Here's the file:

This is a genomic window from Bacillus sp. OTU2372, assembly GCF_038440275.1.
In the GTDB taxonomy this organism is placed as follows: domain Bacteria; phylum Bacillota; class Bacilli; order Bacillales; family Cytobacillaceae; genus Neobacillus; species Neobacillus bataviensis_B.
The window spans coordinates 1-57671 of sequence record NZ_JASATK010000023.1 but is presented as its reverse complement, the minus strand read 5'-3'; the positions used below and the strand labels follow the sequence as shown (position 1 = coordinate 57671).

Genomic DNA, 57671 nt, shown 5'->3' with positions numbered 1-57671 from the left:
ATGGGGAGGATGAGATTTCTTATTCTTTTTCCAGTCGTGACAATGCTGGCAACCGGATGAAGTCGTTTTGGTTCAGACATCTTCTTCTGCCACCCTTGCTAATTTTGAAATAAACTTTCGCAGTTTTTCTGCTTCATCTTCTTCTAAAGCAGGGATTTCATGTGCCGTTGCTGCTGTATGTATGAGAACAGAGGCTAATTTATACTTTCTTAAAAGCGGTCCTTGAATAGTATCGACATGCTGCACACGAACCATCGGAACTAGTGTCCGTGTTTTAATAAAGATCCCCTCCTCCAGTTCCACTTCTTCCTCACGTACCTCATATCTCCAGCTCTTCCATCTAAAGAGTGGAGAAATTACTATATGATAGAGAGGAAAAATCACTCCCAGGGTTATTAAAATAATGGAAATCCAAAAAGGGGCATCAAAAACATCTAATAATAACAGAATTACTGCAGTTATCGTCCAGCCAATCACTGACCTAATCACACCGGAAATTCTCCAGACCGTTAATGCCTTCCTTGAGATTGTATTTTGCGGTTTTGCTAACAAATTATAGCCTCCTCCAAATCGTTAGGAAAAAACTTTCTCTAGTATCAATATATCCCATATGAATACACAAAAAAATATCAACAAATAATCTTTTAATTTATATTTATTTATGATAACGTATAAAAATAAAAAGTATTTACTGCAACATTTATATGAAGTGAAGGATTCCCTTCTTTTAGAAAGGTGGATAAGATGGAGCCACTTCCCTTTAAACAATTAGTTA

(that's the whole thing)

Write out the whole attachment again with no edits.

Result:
This is a genomic window from Bacillus sp. OTU2372, assembly GCF_038440275.1.
In the GTDB taxonomy this organism is placed as follows: domain Bacteria; phylum Bacillota; class Bacilli; order Bacillales; family Cytobacillaceae; genus Neobacillus; species Neobacillus bataviensis_B.
The window spans coordinates 1-57671 of sequence record NZ_JASATK010000023.1 but is presented as its reverse complement, the minus strand read 5'-3'; the positions used below and the strand labels follow the sequence as shown (position 1 = coordinate 57671).

Genomic DNA, 57671 nt, shown 5'->3' with positions numbered 1-57671 from the left:
ATGGGGAGGATGAGATTTCTTATTCTTTTTCCAGTCGTGACAATGCTGGCAACCGGATGAAGTCGTTTTGGTTCAGACATCTTCTTCTGCCACCCTTGCTAATTTTGAAATAAACTTTCGCAGTTTTTCTGCTTCATCTTCTTCTAAAGCAGGGATTTCATGTGCCGTTGCTGCTGTATGTATGAGAACAGAGGCTAATTTATACTTTCTTAAAAGCGGTCCTTGAATAGTATCGACATGCTGCACACGAACCATCGGAACTAGTGTCCGTGTTTTAATAAAGATCCCCTCCTCCAGTTCCACTTCTTCCTCACGTACCTCATATCTCCAGCTCTTCCATCTAAAGAGTGGAGAAATTACTATATGATAGAGAGGAAAAATCACTCCCAGGGTTATTAAAATAATGGAAATCCAAAAAGGGGCATCAAAAACATCTAATAATAACAGAATTACTGCAGTTATCGTCCAGCCAATCACTGACCTAATCACACCGGAAATTCTCCAGACCGTTAATGCCTTCCTTGAGATTGTATTTTGCGGTTTTGCTAACAAATTATAGCCTCCTCCAAATCGTTAGGAAAAAACTTTCTCTAGTATCAATATATCCCATATGAATACACAAAAAAATATCAACAAATAATCTTTTAATTTATATTTATTTATGATAACGTATAAAAATAAAAAGTATTTACTGCAACATTTATATGAAGTGAAGGATTCCCTTCTTTTAGAAAGGTGGATAAGATGGAGCCACTTCCCTTTAAACAATTAGTTA